New Delhi: According to business officials, Google will begin building its Pixel smartphone collection in India, making it the latest tech giant to place a bet on the South Asian device manufacturing sector. 

Rick Osterloh, Senior VP of Devices and Services at Google, revealed the company’s plans to begin local manufacturing of the new Pixel 8 smartphone in India and anticipates shipping the batch starting next year during the company’s annual India event on Thursday.

The news on Thursday comes after Google and HP recently partnered to produce Chromebook computers domestically.

Similar to Apple, Google has been quietly expanding its manufacturing base outside of China, and this news indicates that the company will continue to prioritise India as a key market for the upcoming years. 

Regarding availability, the domestically manufactured Pixel 8 series is scheduled to launch in 2024. Google, on the other hand, made no formal comments on the price.

It is reasonable to assume that by six months of their release, if we follow the pricing trends of these devices, the costs have significantly decreased, and chances are it’s even going to drop more as of now, they are manufactured in India. Additionally, Indian consumers can now afford the premium Pixel 8 at an affordable price.

As of this moment, formal customer assistance is provided by Google in collaboration with F1. However, only 27 F1 service locations in India are capable of offering support to Pixel devices. Going forward, things could become better if Google assembles the Pixel 8 domestically in India.

Google is looking at manufacturing possibilities in India in an effort to take advantage of the friendly business environment and large pool of trained labour in the nation. The government of India has launched a number of programmes to support domestic manufacturing, such as the “Make in India” campaign, which promotes both international and domestic businesses to produce their goods in the nation. These initiatives have produced reduced rules, better infrastructure, and a range of commercial incentives.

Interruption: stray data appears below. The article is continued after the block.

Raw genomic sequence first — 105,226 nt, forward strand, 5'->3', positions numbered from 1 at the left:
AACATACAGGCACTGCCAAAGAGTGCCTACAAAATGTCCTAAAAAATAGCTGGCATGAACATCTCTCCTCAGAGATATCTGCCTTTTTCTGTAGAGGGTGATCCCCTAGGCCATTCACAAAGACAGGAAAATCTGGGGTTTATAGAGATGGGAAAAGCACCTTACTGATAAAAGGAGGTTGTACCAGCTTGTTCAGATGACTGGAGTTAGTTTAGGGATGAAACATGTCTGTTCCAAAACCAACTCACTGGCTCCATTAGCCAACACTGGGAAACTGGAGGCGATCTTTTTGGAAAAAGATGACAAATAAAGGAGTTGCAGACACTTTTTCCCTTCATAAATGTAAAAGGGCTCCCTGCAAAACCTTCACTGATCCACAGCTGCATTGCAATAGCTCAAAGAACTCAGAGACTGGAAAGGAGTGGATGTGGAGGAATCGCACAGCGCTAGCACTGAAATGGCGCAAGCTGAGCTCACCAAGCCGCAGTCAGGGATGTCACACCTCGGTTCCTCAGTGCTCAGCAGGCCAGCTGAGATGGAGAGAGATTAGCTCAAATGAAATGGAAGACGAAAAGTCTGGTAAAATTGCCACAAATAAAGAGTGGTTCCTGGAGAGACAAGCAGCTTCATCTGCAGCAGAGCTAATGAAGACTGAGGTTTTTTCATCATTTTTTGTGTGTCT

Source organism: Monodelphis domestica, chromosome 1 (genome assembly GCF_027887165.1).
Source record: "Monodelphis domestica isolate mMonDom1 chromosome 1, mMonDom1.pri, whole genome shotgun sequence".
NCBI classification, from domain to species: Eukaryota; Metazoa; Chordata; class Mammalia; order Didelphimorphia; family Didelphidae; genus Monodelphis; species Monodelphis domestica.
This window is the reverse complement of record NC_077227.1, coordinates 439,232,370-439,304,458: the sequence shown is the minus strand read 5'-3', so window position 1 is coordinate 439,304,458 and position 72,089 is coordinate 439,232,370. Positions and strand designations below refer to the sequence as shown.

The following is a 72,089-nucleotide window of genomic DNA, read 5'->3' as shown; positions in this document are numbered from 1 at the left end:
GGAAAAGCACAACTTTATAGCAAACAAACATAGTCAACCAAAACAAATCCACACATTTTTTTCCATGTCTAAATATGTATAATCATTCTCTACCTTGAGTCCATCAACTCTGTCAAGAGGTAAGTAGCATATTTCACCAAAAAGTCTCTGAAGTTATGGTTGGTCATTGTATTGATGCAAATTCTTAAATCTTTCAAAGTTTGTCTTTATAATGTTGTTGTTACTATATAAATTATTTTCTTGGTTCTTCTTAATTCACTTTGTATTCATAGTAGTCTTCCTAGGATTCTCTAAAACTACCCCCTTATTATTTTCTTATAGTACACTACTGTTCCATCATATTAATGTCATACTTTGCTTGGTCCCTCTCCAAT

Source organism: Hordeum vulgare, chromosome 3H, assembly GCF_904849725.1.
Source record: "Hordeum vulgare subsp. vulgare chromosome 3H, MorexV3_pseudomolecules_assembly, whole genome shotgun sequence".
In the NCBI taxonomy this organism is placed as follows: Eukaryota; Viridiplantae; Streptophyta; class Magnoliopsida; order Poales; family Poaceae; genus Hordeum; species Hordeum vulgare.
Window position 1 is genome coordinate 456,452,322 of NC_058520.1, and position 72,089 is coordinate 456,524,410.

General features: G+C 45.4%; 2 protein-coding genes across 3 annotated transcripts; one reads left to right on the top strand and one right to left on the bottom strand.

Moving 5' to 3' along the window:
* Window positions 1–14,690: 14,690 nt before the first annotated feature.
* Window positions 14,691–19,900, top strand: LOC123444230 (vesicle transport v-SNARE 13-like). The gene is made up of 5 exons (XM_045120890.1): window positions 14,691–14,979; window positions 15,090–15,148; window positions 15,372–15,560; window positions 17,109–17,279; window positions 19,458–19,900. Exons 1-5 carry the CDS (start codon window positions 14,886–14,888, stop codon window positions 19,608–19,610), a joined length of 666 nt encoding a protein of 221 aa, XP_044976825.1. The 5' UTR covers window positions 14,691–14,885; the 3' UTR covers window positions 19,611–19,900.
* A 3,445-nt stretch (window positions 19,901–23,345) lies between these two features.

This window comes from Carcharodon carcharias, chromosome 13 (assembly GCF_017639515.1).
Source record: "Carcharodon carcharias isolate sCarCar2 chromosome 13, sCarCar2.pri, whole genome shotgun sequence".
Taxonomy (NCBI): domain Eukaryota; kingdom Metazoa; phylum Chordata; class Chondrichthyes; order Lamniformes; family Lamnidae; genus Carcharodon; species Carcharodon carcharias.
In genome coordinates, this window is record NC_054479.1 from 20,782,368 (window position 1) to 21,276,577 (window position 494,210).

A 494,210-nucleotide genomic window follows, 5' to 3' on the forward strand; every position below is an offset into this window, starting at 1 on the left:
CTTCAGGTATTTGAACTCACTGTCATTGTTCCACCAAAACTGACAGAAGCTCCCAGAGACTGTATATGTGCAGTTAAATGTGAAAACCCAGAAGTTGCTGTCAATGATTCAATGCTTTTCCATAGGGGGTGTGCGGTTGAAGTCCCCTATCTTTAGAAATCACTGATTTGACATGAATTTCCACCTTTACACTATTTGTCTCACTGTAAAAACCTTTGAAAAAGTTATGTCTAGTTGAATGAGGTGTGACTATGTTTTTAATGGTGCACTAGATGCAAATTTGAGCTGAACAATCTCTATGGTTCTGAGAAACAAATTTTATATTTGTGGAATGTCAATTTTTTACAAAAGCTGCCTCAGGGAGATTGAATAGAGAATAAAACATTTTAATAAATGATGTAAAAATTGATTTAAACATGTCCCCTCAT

Google could benefit from the possible relocation of Pixel smartphone manufacturing to India in a number of aspects. First of all, it would assist the business to establish a regionally focused supply chain, which would decrease its dependence on outside vendors and perhaps save manufacturing costs. Furthermore, Google would be able to precisely address the requirements and preferences of the quickly expanding Indian smartphone market if it were to establish manufacturing operations there. Given that the country still has a relatively low Pixel smartphone penetration rate, India offers Google another huge growth opportunity.

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